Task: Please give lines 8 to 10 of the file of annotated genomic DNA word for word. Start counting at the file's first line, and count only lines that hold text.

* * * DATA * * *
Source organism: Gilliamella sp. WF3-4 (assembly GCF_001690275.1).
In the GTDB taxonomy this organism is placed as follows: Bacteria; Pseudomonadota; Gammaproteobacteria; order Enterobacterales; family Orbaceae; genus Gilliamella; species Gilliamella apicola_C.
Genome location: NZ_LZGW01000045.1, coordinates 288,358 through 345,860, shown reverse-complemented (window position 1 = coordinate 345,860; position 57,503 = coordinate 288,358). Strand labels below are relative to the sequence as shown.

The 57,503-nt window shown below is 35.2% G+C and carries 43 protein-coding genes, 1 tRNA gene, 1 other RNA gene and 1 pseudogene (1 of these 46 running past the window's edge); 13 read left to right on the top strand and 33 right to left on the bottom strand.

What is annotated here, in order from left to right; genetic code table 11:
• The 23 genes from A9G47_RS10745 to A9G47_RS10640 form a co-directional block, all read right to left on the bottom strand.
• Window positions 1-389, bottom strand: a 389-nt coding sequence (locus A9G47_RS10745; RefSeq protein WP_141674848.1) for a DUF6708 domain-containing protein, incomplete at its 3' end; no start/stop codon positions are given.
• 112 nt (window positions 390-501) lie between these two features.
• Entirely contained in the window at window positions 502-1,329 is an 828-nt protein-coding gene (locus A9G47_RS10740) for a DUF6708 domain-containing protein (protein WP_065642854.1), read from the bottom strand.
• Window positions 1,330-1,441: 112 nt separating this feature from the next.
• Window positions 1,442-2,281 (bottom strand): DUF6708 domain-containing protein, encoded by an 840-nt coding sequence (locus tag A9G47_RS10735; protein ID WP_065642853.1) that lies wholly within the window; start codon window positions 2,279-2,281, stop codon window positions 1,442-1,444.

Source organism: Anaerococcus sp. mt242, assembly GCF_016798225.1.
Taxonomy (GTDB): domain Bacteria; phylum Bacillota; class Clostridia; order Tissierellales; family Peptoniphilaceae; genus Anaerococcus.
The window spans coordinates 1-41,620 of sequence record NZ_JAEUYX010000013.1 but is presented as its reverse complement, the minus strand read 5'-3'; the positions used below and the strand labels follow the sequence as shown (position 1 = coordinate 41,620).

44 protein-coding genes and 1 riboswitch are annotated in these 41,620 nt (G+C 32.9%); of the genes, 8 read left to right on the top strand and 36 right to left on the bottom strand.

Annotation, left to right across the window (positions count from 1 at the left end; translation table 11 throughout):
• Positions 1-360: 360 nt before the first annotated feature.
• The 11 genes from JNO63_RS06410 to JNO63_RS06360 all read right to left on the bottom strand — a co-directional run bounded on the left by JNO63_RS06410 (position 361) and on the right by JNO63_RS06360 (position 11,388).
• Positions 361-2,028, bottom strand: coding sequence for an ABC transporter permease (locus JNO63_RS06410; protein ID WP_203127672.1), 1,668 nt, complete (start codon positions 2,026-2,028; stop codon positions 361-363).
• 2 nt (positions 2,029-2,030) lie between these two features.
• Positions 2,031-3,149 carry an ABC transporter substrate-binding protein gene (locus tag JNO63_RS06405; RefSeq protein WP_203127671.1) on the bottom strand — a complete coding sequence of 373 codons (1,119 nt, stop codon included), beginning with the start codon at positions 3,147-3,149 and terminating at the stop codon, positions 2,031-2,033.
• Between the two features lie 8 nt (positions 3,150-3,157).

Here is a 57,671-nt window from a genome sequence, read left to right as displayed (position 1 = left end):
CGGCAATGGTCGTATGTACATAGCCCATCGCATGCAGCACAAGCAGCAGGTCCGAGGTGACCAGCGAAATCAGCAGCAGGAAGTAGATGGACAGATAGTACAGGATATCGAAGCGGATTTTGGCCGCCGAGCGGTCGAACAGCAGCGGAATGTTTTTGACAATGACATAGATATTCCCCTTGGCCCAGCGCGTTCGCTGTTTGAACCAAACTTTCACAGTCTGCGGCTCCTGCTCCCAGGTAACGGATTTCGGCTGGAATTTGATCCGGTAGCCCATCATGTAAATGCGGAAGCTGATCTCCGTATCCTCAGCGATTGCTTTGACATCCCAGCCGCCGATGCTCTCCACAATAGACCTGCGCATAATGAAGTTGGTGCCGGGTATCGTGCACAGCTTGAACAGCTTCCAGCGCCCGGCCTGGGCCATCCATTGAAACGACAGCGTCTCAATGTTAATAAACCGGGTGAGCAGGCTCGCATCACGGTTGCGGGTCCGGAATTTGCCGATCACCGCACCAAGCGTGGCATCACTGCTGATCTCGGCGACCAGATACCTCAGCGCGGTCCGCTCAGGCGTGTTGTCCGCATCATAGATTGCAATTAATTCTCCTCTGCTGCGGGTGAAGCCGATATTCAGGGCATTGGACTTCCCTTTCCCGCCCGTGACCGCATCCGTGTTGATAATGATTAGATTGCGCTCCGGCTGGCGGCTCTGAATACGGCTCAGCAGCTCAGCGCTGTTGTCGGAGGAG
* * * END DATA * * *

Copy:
• 112 nt (window positions 390-501) lie between these two features.
• Entirely contained in the window at window positions 502-1,329 is an 828-nt protein-coding gene (locus A9G47_RS10740) for a DUF6708 domain-containing protein (protein WP_065642854.1), read from the bottom strand.
• Window positions 1,330-1,441: 112 nt separating this feature from the next.